Composite decks age gracefully. The sky can dump as much rain and snow as it wants on your new deck - the planks won't warp. Or cup. Or twist. And the fasteners won't come loose. Many types of composite decking resist scratches and retain their grain over time, and many more are fade-resistant. Whatever you choose, your deck will look as good ten years from now as it did when you first installed it.
Composite decks are easier to walk on in bare feet. What fun is the great outdoors if you've got to leave your shoes on? Composites won't heat up in the sun, no matter how hot it gets. They won't splinter either. So go ahead - kick your sandals off and enjoy the nice weather.
Outdoor Decks - Choosing The Right Materials
Although aluminum railings have become more and more popular in recent years, many people still prefer the look of a wooden railing for their outdoor deck. If you are planning to build a wood railing for your deck or have a contractor build a wood railing for you, here are some tips and suggestions to help you build a better, longer lasting railing.
Many deck builders will use 2x2 lumber pickets for constructing their wood railings. They look great when first installed, but unfortunately 2x2 pickets tend to warp and twist out of control over the years. Depending on the environmental conditions of the area you live in, 2x2 pickets can look terrible in as little as one season! One of the tricks to building a long lasting, good looking wood railing is to use 2x4 lumber for pickets.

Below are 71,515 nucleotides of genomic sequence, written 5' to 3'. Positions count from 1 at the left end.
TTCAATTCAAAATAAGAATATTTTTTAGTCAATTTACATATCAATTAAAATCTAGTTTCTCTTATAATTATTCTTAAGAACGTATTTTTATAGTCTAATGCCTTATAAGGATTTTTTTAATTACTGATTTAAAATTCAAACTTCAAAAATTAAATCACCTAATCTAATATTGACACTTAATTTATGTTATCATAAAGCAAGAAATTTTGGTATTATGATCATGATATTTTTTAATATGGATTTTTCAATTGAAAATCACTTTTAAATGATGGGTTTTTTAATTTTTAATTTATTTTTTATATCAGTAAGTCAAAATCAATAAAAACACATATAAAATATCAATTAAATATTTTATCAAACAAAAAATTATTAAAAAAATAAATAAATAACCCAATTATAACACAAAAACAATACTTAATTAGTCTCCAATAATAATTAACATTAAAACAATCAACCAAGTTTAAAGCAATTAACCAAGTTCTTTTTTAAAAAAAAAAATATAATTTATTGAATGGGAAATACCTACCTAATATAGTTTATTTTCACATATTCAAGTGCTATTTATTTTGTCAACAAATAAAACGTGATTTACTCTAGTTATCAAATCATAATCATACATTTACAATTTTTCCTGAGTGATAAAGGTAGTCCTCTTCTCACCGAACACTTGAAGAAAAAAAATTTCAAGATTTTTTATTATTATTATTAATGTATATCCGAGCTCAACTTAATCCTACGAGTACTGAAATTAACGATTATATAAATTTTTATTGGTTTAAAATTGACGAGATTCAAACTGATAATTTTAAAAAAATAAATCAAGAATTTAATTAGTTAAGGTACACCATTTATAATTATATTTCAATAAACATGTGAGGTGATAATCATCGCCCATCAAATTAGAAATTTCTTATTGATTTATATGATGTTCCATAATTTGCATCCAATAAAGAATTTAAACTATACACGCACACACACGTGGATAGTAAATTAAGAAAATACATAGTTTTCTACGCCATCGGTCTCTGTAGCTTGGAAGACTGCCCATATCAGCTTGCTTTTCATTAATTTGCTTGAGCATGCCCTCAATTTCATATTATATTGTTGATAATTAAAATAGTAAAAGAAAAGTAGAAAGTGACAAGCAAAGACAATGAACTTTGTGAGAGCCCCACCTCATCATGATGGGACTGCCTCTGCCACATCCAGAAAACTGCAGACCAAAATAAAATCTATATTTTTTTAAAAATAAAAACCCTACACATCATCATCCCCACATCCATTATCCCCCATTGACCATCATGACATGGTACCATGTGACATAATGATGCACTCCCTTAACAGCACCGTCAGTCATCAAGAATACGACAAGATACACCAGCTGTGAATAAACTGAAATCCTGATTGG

Another great advantage to choosing 2x4 for pickets is the cost difference. Most of the home building centers offer pre-cut ballusters for deck railings at a higher price than the equivalent length of 2x4 lumber. You'll need to cut your own lengths from longer pieces, but it's well worth the cost savings and durability gains.
Furthermore, if you choose 2x4 lumber for pickets, you actually don't need to use any 4x4 posts to achieve the railing strength required by code in most places. Double check with your local building codes before proceeding this way.
Simply start with a 2x4 picket bolted to the deck frame in each spot where you would normally locate a 4x4 post (usually spaced at 6 feet maximum). These will replace the main 4x4 posts of the railing, so you should use through-bolts to secure these to the rim joist of the deck, and reinforce the rim joists against twisting. Make sure these starting pickets are perfectly plumb before proceeding.
Next, attach a horizontal rail along the top of the main pickets, and attach a top cap (the surface of the railing). All that remains is to fill in the spans between the main pickets with more 2x4's spaced evenly. The rest of the pickets can be screwed rather than bolted. The result is a much stronger railing that will last longer without warping and twisting.
Remember not to exceed the maximum allowed space between pickets, as per the local building codes (usually 4 inches maximum). Also remember to observe the minimum railing height required in the local building code. The railing height required will change depending how high off the ground your deck is.